Now I can understand how after nearly 11 years of inaction over the UK's energy policy the government may need such powers to fast-track planning approval for new nuclear power stations. Indeed there might be reasonable justification that such consents are of strategic national importance – in which case why not specifically target them in the legislation. However given the position we are now at in the electoral cycle, they do not have a hope of getting much underway before the next General Election.

    This latest action seems to be part of a trend to further marginalise our increasingly expensive local councils – for example with these measures in place and once the local authority has created a joint waste authority why do we need local councils?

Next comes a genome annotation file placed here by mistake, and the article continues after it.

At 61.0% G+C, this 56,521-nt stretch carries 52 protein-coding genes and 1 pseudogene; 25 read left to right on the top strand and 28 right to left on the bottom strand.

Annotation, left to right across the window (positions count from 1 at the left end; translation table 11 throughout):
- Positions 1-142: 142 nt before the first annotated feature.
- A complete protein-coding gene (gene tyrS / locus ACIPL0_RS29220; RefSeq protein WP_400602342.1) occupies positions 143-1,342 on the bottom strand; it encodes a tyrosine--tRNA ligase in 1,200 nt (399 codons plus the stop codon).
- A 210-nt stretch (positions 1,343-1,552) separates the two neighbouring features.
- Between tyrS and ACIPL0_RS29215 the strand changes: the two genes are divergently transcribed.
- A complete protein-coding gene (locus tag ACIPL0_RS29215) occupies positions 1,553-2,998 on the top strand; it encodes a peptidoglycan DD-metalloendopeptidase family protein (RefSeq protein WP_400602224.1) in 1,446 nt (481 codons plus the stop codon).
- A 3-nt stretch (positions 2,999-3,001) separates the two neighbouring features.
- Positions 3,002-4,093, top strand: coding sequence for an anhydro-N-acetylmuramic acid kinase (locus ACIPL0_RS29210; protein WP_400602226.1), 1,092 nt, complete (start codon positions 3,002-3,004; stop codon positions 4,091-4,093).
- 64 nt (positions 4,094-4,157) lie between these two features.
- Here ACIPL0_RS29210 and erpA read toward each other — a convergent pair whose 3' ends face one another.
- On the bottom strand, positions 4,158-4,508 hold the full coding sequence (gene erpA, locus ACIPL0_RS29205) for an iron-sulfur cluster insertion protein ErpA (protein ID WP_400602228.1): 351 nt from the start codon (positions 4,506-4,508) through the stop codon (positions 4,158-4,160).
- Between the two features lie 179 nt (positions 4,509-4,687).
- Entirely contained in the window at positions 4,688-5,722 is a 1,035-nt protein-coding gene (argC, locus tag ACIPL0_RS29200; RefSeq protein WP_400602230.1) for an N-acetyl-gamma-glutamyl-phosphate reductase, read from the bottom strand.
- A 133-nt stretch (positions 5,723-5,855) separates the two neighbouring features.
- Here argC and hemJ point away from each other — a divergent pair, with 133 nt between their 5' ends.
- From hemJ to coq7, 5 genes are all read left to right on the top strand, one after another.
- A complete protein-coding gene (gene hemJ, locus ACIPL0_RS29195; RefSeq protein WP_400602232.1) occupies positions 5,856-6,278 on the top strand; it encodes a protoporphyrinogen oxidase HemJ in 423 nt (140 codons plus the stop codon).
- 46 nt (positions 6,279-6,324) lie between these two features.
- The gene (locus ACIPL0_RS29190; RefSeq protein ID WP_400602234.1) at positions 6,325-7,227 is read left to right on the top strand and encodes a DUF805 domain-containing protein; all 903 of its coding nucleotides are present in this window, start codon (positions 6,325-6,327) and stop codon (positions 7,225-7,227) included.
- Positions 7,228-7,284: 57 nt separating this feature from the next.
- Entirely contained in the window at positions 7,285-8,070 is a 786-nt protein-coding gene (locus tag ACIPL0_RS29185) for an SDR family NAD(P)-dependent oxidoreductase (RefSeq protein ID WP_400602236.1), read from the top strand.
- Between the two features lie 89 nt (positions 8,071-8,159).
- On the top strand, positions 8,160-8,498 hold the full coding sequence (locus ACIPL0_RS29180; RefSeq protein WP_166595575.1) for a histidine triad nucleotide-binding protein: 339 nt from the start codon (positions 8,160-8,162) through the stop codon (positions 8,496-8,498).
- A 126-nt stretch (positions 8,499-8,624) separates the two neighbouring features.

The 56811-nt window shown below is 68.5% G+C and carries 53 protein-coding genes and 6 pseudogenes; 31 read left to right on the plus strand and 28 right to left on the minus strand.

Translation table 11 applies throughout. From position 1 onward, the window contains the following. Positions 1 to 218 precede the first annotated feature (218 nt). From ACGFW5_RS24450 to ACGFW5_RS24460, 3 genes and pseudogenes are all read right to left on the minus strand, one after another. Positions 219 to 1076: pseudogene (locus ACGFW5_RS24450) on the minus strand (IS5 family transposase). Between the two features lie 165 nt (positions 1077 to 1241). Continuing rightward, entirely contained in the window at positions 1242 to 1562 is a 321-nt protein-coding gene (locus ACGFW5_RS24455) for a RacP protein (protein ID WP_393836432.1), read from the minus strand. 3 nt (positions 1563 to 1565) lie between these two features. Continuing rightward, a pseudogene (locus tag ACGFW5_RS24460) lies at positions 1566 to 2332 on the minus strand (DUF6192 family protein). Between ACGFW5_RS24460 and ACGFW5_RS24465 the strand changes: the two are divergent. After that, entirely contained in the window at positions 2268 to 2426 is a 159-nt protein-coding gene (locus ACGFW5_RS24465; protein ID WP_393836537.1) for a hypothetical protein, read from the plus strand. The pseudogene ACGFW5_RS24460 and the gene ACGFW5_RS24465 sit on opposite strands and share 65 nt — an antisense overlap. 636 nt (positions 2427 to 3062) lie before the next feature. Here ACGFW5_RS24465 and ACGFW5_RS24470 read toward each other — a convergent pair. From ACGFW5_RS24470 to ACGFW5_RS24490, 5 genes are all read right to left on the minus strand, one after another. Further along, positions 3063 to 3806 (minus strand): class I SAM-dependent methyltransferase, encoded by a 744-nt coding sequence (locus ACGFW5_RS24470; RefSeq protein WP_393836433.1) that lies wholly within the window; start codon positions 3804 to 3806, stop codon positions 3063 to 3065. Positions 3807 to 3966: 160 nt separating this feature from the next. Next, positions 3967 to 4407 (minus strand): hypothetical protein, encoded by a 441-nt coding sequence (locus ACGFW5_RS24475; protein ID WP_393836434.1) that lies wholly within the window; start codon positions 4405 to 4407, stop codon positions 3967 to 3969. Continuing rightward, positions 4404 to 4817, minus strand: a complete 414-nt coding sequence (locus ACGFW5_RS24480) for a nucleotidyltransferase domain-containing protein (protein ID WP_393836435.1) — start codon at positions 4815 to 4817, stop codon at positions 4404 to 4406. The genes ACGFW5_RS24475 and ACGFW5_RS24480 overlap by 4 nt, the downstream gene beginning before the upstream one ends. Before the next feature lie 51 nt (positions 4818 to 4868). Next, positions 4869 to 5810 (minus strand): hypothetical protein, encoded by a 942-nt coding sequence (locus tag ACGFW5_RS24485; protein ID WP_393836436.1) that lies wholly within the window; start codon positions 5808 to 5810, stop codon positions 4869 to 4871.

2. haddock
    Posted June 3, 2008 at 10:36 am | Permalink

    I watched some of the debate, if it could be called such, on TV. There were 16 people in the chamber , they were talking about the Parliament Act and the need to nobble the Lords so that they could do as they please. Only 16 members could be arsed to be there, I suspect some of those were instructed to be there, or had to be there……. and MPs wonder why they are despised by the populace.
    Want more money ?, try doing the job first, and be seen doing the job, and we might agree to more pay.

  3. Letters From A Tory
    Posted June 3, 2008 at 11:37 am | Permalink

    Thank you for bringing this to our attention. Yet another addition to the list of Labour stealth taxes that they keep hidden from the public eye. Their contempt for discussion and debate in Parliament is also depressing.
    http://lettersfromatory.wordpress.com